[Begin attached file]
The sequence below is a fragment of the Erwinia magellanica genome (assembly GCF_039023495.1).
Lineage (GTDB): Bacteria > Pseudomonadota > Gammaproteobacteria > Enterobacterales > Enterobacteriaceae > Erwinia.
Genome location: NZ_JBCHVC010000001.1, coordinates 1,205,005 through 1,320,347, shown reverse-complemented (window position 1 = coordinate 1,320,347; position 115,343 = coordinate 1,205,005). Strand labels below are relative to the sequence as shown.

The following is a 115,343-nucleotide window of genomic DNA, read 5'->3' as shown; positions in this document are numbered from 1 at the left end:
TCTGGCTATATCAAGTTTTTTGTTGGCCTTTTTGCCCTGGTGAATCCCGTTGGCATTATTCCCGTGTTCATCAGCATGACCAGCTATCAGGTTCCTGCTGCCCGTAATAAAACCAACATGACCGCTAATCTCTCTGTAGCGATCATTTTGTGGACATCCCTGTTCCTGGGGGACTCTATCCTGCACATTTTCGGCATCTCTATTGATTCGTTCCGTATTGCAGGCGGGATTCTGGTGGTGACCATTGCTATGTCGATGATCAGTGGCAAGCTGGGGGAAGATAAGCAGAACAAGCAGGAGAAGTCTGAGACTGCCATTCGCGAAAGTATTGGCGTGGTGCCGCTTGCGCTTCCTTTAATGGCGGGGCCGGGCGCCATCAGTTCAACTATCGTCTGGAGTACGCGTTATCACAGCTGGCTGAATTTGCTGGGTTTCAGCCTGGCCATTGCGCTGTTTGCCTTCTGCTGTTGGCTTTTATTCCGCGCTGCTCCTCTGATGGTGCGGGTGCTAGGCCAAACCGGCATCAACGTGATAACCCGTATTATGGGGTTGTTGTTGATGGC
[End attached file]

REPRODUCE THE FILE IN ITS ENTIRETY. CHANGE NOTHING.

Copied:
The sequence below is a fragment of the Erwinia magellanica genome (assembly GCF_039023495.1).
Lineage (GTDB): Bacteria > Pseudomonadota > Gammaproteobacteria > Enterobacterales > Enterobacteriaceae > Erwinia.
Genome location: NZ_JBCHVC010000001.1, coordinates 1,205,005 through 1,320,347, shown reverse-complemented (window position 1 = coordinate 1,320,347; position 115,343 = coordinate 1,205,005). Strand labels below are relative to the sequence as shown.

The following is a 115,343-nucleotide window of genomic DNA, read 5'->3' as shown; positions in this document are numbered from 1 at the left end:
TCTGGCTATATCAAGTTTTTTGTTGGCCTTTTTGCCCTGGTGAATCCCGTTGGCATTATTCCCGTGTTCATCAGCATGACCAGCTATCAGGTTCCTGCTGCCCGTAATAAAACCAACATGACCGCTAATCTCTCTGTAGCGATCATTTTGTGGACATCCCTGTTCCTGGGGGACTCTATCCTGCACATTTTCGGCATCTCTATTGATTCGTTCCGTATTGCAGGCGGGATTCTGGTGGTGACCATTGCTATGTCGATGATCAGTGGCAAGCTGGGGGAAGATAAGCAGAACAAGCAGGAGAAGTCTGAGACTGCCATTCGCGAAAGTATTGGCGTGGTGCCGCTTGCGCTTCCTTTAATGGCGGGGCCGGGCGCCATCAGTTCAACTATCGTCTGGAGTACGCGTTATCACAGCTGGCTGAATTTGCTGGGTTTCAGCCTGGCCATTGCGCTGTTTGCCTTCTGCTGTTGGCTTTTATTCCGCGCTGCTCCTCTGATGGTGCGGGTGCTAGGCCAAACCGGCATCAACGTGATAACCCGTATTATGGGGTTGTTGTTGATGGC